your hire car, this prevents people with scanners who can then open
your car after you walk away. Also, register with the travel warning
website to send you SMS updates if one is released in the countries you
are visiting - Anna of Vic.
Scan your passport, visa and driver's licence and email it to yourself before you go
You can access webmail anywhere and instantly have a colour printout.
Learn basic first aid and CARRY A FIRST AID KIT. You'll probably only
use it for cuts, blisters and hangovers, but it's nice to know you're
equipped for more - Brendan of Canberra.
Carry a small torch if you go out at night
don't flash your valuables around and take a few combination padlocks
that fit your backpack. Don't dress like a tourist - take cues from the
locals - Mt of Canberra.
Bring some Travelan
Particularly when travelling in Asia. It's all good and well to have
Imodium, and I never leave home without that, but by the time you need
Imodium you are already feeling pretty dreadful and it puts a dent in
your travel to be stuck on a toilet for a day. Travelan is a
preventative, take one 30 mins before each meal. Three weeks in India
(eating plenty of street food) and none of us got sick once. I was put
on to this stuff by a GP who also never leaves home without it. It's my
number one travel tip - Brissie Mel of Brisbane.
Always fill up your water bottle if you see a drinking fountain, Always
I was in transit in Beijing, and not only did the flight attendants get
annoyed if we asked for water (on 10 and 8 hour flights), but our
lay-over hotel that was provided by the airline seemed awfully unfond of
English speakers. There was no drinking water at all and you cannot
drink Beijing tap water. We had to boil a kettle and leave it until
morning. After so much flying, I've never felt so dehydrated - Jayna.
More handy tips
Don't just pack one power adapter conversion plug. Pack a power board too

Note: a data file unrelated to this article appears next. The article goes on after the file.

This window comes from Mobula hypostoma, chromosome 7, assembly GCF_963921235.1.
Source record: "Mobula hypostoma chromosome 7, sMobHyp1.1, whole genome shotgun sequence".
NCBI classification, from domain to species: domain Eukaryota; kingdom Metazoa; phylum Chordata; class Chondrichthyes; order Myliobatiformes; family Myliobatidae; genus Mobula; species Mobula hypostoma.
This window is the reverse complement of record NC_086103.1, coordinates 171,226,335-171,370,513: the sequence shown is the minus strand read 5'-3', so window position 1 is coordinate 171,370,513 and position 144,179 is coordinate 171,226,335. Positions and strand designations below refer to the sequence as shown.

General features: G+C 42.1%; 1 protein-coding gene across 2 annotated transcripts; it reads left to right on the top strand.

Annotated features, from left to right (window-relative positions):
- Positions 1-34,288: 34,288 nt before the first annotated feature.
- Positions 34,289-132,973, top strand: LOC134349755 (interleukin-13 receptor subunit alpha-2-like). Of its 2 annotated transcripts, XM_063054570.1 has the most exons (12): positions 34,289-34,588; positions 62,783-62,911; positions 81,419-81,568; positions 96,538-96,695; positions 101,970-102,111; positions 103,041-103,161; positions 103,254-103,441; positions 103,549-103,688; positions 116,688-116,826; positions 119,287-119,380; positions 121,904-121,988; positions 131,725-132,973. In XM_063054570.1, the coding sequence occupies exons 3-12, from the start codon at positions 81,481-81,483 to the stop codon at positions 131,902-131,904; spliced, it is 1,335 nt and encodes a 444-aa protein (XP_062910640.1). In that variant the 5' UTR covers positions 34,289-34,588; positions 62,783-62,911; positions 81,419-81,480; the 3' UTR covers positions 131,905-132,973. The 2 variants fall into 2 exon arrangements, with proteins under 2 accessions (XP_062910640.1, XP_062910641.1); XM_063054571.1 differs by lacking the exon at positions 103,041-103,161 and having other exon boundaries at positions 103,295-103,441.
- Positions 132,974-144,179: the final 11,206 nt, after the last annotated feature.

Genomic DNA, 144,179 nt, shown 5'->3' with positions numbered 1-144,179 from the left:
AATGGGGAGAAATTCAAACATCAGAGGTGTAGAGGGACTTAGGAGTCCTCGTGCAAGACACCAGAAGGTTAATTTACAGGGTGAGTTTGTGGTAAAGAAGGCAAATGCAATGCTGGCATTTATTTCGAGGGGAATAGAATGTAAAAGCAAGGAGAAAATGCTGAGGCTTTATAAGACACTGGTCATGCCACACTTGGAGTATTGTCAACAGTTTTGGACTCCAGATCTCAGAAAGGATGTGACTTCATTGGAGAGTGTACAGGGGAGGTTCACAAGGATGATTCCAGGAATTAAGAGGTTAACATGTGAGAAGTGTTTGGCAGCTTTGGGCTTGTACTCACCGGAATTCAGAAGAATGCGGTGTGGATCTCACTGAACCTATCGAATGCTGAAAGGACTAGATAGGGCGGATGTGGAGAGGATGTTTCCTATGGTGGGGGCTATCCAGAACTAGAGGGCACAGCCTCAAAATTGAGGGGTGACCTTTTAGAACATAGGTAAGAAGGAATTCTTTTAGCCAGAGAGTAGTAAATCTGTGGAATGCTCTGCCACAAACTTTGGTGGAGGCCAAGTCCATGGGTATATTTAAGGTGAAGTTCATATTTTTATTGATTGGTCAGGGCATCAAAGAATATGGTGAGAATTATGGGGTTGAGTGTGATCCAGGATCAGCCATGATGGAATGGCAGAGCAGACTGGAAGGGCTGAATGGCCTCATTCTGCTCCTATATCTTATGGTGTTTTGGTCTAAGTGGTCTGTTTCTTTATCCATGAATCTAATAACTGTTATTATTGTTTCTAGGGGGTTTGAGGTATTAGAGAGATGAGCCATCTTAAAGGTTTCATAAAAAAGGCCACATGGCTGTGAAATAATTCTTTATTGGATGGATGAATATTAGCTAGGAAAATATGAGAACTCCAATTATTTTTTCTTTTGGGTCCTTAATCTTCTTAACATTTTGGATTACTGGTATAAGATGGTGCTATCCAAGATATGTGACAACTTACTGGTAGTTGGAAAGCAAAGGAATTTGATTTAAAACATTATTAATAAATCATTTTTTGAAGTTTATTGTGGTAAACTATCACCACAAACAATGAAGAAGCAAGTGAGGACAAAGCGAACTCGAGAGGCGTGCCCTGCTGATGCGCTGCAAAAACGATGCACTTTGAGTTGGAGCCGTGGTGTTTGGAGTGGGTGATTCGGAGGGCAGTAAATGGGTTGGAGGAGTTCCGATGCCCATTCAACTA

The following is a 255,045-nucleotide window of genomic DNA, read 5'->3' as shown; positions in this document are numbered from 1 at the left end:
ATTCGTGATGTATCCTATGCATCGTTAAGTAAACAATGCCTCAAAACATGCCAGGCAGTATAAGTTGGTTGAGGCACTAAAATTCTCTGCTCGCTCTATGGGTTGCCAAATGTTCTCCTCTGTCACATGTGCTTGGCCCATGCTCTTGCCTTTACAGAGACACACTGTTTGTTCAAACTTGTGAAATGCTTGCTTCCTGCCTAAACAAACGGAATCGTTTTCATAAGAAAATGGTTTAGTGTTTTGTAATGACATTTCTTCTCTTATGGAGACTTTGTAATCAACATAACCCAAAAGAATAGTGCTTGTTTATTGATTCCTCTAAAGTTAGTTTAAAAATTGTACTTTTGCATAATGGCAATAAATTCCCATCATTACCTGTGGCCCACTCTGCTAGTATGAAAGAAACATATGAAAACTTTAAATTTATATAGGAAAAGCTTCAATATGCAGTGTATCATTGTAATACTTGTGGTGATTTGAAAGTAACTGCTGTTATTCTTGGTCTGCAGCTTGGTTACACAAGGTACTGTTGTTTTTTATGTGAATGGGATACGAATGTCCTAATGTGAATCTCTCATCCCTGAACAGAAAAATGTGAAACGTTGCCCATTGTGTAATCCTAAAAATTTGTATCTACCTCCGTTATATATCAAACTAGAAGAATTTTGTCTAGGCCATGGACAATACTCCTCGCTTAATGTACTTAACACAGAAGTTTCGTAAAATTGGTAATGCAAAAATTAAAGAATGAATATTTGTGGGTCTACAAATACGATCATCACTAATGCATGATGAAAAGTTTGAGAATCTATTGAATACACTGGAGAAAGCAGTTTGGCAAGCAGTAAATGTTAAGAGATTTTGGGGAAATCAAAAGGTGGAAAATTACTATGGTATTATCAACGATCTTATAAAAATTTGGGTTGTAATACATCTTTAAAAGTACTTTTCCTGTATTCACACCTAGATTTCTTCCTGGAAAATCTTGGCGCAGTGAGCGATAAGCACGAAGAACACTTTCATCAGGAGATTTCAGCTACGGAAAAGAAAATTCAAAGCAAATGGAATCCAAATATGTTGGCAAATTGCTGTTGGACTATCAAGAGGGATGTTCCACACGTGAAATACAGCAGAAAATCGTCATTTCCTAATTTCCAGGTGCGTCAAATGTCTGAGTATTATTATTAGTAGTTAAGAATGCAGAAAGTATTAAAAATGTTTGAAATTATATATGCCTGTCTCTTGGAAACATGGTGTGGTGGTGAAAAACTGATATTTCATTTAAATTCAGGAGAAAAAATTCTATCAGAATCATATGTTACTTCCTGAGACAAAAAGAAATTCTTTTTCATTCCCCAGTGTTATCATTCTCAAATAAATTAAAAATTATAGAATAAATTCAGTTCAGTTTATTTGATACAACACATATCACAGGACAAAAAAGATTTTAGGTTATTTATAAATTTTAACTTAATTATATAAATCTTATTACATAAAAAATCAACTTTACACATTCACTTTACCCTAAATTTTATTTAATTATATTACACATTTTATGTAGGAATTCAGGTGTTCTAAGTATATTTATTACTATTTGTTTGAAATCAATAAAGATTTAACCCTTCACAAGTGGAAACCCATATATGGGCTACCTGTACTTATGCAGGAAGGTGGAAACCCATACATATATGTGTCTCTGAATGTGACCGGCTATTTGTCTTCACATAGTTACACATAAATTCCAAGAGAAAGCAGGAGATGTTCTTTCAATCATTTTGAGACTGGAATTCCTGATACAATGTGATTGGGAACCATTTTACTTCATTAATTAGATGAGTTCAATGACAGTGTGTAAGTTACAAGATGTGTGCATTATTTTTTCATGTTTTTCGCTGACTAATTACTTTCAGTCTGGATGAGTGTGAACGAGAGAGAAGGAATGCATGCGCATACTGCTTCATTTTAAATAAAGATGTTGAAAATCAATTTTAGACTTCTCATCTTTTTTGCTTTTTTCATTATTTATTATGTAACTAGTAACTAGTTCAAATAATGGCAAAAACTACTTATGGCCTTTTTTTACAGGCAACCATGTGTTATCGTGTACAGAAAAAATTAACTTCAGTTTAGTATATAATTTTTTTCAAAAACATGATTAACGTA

, so that you can use many appliances from the one resource - Lisa Bell of Brisbane.
Take a few clip type clothes pegs
. Some curtains never close completely - Nixchik of Edens.
Instead of taking a beach or bath towel
take a small absorbent sports towel (chamois), which doesn't take up
much room and dries quickly. Also, I found a sarong or wrap to be very
handy when travelling - you can use it to lie on the beach or grass, as a
blanket or sheet or just to wear - Tracey of Brisbane.
Take a roll of five centimetre-wide sticky tape with you
It can repair broken luggage, be twisted into a remarkably strong twine
to hang things up, seal plastic bags containing souvenirs, can be
written on and is very good at protecting blisters without becoming
uncomfortable. Also always remove ALL your luggage from the taxi before
paying the fare, then they have no bargaining power if there's a
dispute. And please read your travel insurance policy, especially the
section relating to transport ... many policies don't cover you for a
motorbike accident if you don't have an Australian motorcycle licence:
that cheap moped in Bali may not be cheap at all - Mark of Sydney.
Dry your clothes fast by laying them flat on bath towel, roll and fold
, step on (rolled/folded) to press out dampness, hang and dry with hair dryer from the bottom up - Frances la of Sydney.
Be warned, in some countries saying 'no' then 'thank you' means 'yes
' - Jo of Perth.
If you travel with someone, it's a good idea to pack some of your things in their bag,
and their things in your bag, just in case your bag gets lost. This
happened to me in NYC last year. I had no bag for three days, and was
left having to purchase new things, and find out where to buy them, all
in daggy two-day old clothes from the plane - Katie.